In a press release last month, Sen. John McCain’s presidential campaign touted various media reports, like this one from the Los Angeles Times, spotlighting his environmental policies: “Distancing himself from President Bush, John McCain pledged a new era of environmental stewardship Monday as he outlined his plan to address global warming, a cause he has embraced since activists hounded him during his 2000 run for president.” This week, however, McCain infuriated environmental groups by reversing his opposition to off-shore oil drilling and tying himself to President Bush, who promptly called on Congress to lift the drilling ban.
The McCain campaign has expended tremendous resources on the global warming issue—it organized a “green” tour in May, and has just released a new ad highlighting the candidate’s position on the issue. From his campaign’s perspective, the issue is a way to show McCain’s independence from President Bush while simultaneously signaling sympathy for Americans who are struggling to fill their gas tanks.
McCain’s wholesale abandonment of a month-long environmental PR strategy is more than a knee-jerk response to a new peak in oil prices. It is a sign that the McCain campaign’s efforts to define the 2008 election narrative are in disarray. Oddly, the political press—which has a Midas touch for turning policy disputes into process stories—seems to have missed the full political significance of this policy shift.
On June 3, the night Obama clinched the Democratic nomination, McCain attempted to hijack the news cycle by making the first speech of the evening. McCain’s speech failed to frame the election, in large part because his torpid delivery won boos from all quarters of the press. (Conservative commentator William Kristol said McCain appeared to be “sniping” at Obama.) But it also failed because events were pushing the election more and more towards the economy, a subject which Obama has especially emphasized. The economy has been a liability for McCain since the primaries, when he infamously admitted to not being “well-versed” on the issue. Increasingly, Americans are telling pollsters that the economy is of greater concern than the war in Iraq. The economic debate in Washington has also hurt McCain, as he has been forced to toe the GOP party line in showdowns over legislation to bail out homeowners and channel more funding to veterans’ assistance.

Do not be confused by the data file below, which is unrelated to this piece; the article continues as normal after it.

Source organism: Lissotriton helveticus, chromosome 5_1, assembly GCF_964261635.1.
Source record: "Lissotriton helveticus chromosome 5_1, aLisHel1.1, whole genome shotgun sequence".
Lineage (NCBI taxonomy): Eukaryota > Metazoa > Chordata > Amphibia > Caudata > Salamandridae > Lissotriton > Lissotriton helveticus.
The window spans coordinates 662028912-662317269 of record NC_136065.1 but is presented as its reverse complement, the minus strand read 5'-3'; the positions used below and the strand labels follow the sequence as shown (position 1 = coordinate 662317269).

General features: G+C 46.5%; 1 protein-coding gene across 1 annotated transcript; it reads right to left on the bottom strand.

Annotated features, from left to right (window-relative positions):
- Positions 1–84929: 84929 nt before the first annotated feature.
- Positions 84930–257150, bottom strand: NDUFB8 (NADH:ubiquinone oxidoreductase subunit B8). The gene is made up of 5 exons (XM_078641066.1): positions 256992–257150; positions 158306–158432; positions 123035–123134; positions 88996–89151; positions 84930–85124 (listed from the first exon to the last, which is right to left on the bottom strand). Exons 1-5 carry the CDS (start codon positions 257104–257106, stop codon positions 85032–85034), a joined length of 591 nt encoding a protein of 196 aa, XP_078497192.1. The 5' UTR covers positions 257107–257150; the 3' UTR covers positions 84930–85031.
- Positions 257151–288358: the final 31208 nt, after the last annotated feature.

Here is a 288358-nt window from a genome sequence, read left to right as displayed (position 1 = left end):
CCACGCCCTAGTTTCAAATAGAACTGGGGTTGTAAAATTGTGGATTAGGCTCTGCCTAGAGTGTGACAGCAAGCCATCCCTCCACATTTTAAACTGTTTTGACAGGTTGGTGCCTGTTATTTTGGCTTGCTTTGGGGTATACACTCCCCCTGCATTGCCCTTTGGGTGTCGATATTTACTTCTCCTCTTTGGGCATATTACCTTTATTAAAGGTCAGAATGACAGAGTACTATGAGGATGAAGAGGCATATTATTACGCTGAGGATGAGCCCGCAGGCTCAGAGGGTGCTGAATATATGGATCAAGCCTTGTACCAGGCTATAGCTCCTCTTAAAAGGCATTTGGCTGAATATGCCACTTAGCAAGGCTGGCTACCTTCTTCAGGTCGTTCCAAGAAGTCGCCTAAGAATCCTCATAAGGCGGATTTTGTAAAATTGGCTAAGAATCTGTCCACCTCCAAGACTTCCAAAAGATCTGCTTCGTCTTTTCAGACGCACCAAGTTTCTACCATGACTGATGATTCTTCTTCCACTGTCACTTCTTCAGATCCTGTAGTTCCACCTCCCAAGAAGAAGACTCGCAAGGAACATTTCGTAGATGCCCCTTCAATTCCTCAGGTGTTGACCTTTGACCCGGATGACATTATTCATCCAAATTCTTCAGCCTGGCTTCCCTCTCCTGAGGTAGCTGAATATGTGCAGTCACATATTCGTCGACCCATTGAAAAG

The Washington Post story on McCain’s announcement exemplified how the press failed to fully register what was at work. The Post began by saying McCain’s “move is aimed at easing voter anger over rising energy prices” and that the reversal of his previous drilling position earned him “the ire of environmental groups that the presumptive Republican presidential nominee has courted for months.” (Indeed, McCain seemed to be intentionally inviting attacks of hypocrisy from environmental groups by announcing this initiative—at a meeting of Houston business interests, no less—the same week he launched his new global warming ad.)
But the Post stopped short of addressing the obvious strategy question raised by McCain’s reversal: Why abandon the weeks-long effort to build up his environmental profile and use that issue to distance himself from President Bush? Pollsters like Mike Bocian, of the Democratic firm Greenberg Quinlan Rosner, suggest that this move, like McCain’s earlier proposal to suspend the gas tax, is a sign that he is “grasping at straws” to find a way to talk to voters about the economy. “He’s struggling to talk to voters on the economy … and talking in a way that, from a policy perspective, that is totally incoherent,” Bocian told me.
Perhaps the press should have been asking if McCain is so far on the defensive on voters’ top issue—so hamstrung by the GOP party line—that he is trading his maverick credentials for an economic proposal that might connect with voters and still wash with Republican interests.